The rookie’s guide to making it out alive of South Africa


I lied. This isn’t a guide. It’s more like a rule book. A rule book for people who know nuts about South Africa but decided to take the plunge anyway. Let’s be real; I’m no travel expert. I’m just a travelling pretend-bunny. *shrugs*

Like anyone else who first steps foot on South Africa, I wasn’t quite sure what to expect. I was however lucky to have my fantastic fiancé — who’s lived in South Africa before — with me throughout the trip, so I was much less anxious than I naturally would be.

From seeing penguins in Cape Town, to lions mating and a dead giraffe at the Kruger National Park though, my experience visiting the country exceeded my low expectations (as well-cautioned by my fiancé).

Fascinating animal sightings aside, I found its people to be friendly and helpful. While I did get the occasional eye; something I assume happens because you don’t see many Asians in South Africa, I didn’t chance upon anything too alarming. 

Don’t get me wrong; South Africa can be dangerous. But with the right dose of sensibility, there’s a good chance of making it out alive. Here’s how you can.

    1. Get the necessary jabs and prescriptions.

I’m quite the worrywart coward who believes in prevention being better than cure (if it can be prevented or cured at all). 

There are recommended travel vaccines that pertain to South Africa, such as Yellow Fever and Typhoid. And if you’re visiting the Kruger, you’d also want to get yourself Malaria pills.

    2. Don’t ask for trouble by driving or walking at night.

Unless you’re a teenage runaway or suspicious creep yourself, I don’t see why you’d be roaming the streets at night. Don’t go about inviting trouble. Carjacks and muggings happen especially in the dark. Duh.

I’ve also read about how some people would throw giant objects from an overhead bridge and onto your car on the highway. While I bear no witness to this, I’d be careful in general about which areas I’m driving by. Or walking around.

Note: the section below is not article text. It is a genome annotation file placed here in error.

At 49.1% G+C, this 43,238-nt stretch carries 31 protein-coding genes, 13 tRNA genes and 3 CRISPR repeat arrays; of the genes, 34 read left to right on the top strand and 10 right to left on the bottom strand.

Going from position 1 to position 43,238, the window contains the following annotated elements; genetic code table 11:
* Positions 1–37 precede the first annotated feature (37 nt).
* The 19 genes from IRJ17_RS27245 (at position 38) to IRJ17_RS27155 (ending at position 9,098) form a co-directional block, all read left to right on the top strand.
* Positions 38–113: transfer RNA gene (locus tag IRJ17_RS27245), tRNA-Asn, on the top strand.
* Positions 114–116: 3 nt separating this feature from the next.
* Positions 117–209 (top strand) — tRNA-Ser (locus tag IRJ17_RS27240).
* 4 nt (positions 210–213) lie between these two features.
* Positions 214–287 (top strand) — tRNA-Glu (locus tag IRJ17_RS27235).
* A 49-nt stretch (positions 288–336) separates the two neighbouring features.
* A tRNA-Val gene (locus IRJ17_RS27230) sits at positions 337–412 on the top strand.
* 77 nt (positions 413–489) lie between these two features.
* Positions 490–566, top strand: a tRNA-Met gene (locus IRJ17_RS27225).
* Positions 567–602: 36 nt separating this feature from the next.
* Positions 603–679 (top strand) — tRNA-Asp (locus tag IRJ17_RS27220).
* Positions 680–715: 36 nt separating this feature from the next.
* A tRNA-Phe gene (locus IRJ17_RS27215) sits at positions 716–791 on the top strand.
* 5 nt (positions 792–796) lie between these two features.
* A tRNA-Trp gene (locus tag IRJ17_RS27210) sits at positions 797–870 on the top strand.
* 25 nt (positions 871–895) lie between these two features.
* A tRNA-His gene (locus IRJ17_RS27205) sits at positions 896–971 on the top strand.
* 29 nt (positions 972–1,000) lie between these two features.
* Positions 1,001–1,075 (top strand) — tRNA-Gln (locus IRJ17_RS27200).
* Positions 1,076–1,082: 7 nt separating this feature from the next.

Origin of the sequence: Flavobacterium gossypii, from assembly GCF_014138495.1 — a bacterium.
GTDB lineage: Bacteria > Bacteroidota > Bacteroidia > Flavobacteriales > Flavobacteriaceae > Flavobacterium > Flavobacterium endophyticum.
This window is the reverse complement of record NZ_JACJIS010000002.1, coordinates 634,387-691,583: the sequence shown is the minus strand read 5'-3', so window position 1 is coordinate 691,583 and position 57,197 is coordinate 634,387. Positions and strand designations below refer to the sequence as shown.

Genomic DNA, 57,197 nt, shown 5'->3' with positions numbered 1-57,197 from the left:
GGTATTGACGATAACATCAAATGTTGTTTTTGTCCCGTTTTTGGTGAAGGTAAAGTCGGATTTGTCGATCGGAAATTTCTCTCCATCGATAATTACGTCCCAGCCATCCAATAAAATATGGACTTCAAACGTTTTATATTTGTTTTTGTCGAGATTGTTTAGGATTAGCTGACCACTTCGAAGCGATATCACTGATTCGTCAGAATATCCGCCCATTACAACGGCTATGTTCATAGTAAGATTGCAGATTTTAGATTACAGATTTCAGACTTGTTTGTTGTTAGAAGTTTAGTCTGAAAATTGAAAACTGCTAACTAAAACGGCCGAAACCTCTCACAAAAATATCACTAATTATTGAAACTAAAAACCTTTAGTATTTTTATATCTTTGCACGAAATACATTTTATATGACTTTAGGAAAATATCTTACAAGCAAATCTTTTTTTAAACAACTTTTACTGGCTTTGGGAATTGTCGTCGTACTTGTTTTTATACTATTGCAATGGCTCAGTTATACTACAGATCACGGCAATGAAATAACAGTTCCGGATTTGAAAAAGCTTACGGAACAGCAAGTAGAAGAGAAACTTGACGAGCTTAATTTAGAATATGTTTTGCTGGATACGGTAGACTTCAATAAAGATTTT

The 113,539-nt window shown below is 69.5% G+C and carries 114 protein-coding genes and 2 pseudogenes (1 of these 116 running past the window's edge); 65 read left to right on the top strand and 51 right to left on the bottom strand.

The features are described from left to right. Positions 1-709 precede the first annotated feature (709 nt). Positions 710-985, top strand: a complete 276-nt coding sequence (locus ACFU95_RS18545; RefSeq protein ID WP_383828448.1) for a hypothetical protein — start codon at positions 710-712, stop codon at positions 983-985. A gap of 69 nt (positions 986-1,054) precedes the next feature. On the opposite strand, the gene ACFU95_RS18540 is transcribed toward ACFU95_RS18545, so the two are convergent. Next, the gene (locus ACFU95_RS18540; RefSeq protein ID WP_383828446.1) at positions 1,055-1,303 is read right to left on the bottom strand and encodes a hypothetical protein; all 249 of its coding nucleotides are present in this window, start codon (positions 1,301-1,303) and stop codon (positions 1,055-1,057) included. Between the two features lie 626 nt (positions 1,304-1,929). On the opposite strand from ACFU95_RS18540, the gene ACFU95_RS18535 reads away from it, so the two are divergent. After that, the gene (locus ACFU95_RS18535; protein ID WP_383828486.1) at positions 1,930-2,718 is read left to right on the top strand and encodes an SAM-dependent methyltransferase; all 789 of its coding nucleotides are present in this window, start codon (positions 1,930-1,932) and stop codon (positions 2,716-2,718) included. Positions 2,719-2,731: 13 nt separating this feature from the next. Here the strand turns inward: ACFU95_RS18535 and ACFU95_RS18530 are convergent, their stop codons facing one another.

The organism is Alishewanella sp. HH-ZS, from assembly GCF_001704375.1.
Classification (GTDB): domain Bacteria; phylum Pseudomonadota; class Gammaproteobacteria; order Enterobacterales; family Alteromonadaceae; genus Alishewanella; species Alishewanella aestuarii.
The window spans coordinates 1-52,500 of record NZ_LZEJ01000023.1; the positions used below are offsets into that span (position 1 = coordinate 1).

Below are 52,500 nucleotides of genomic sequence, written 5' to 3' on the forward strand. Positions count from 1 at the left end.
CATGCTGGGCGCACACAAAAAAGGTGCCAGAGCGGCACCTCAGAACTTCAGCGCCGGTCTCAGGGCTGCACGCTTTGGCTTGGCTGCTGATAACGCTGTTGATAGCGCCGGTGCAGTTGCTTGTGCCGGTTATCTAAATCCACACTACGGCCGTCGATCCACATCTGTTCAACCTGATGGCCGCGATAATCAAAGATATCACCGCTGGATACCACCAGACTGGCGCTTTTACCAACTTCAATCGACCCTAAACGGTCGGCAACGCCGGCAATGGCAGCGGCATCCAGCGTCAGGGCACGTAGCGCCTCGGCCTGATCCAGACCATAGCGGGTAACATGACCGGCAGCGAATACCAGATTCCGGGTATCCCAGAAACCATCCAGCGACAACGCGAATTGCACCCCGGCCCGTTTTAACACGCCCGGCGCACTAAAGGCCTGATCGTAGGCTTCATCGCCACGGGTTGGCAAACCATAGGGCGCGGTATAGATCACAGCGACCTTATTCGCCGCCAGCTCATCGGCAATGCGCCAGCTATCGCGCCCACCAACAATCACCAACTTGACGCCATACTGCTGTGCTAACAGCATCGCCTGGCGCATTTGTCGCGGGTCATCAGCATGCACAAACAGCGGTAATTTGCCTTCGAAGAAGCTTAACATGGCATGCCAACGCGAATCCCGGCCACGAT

3. Keep your car doors locked at all times and valuables out of sight. 

This point is essential. Car windows should be wound up and doors shut lock at all times when you’re driving in South Africa. Your valuables should be kept where they can’t be seen by passers-by — people will smash your car windows to get their hands on whatever is in sight (our safari guide highlighted this as well). We always kept our valuables locked in the car boot.

The same idea applies to accommodation. And whether you’re staying at The Four Seasons or a motel in the middle of nowhere, lock your doors and keep all valuables in a safe place.

    4. Don’t be a fool and do anything you normally wouldn’t. 

Keep your wits about you and don’t do anything foolish. If you’re acting like a Kardashian and flaunting your bling, or walking around with a pocket full of cash, you’re asking for it.

Behave sensibly as you would travelling anywhere else in the world. 

The first visit to South Africa can be daunting when you read all the horror stories that lurk online, but really, the place isn’t as terrifying as it’s been made out to be. Don’t let hearsay deny you from experiencing the beauty of South Africa.


N.B. The above tips and precautions are dispensed based on my personal experience. I am by no means a travel expert or a fortune teller.

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